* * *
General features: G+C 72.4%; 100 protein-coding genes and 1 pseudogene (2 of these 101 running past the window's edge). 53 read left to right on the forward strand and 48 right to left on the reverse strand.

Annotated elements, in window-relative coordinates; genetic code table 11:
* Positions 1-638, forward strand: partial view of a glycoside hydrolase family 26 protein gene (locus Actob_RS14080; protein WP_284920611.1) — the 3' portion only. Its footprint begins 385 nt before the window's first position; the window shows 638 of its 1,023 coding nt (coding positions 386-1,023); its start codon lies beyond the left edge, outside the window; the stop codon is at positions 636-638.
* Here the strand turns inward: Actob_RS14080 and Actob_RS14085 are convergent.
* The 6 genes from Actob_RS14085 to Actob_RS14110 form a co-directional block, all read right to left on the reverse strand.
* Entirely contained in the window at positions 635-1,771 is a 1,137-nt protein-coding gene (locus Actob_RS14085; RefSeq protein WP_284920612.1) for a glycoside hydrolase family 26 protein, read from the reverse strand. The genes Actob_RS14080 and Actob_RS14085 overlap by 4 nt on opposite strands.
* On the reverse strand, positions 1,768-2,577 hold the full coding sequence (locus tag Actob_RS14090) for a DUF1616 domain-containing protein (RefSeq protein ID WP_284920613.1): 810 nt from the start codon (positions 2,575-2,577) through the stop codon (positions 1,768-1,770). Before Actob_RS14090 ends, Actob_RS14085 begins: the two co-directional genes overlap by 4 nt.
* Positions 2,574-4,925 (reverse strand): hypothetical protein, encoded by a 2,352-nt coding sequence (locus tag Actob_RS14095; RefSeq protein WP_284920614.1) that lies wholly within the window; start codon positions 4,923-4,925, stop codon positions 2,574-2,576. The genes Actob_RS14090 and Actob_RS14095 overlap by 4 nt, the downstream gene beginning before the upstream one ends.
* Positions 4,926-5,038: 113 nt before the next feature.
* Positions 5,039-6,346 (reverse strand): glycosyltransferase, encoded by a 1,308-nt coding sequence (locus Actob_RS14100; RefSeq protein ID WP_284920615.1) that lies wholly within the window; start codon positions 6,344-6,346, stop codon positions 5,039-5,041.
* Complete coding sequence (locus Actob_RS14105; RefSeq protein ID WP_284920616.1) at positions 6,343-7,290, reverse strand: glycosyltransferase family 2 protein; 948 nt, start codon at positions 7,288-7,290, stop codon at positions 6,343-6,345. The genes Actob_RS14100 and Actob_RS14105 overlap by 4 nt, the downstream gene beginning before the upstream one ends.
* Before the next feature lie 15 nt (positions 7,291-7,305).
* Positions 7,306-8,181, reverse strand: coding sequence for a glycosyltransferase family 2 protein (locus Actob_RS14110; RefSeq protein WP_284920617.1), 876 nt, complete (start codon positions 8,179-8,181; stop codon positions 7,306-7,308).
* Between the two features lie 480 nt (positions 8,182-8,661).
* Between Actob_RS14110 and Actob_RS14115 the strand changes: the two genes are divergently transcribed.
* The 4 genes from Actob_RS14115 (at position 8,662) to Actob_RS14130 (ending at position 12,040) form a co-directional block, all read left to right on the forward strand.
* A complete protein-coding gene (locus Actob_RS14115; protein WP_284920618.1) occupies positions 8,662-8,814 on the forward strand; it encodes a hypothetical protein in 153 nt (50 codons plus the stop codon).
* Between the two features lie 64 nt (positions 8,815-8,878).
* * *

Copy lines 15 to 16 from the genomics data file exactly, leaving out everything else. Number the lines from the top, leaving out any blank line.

* Between Actob_RS14110 and Actob_RS14115 the strand changes: the two genes are divergently transcribed.
* The 4 genes from Actob_RS14115 (at position 8,662) to Actob_RS14130 (ending at position 12,040) form a co-directional block, all read left to right on the forward strand.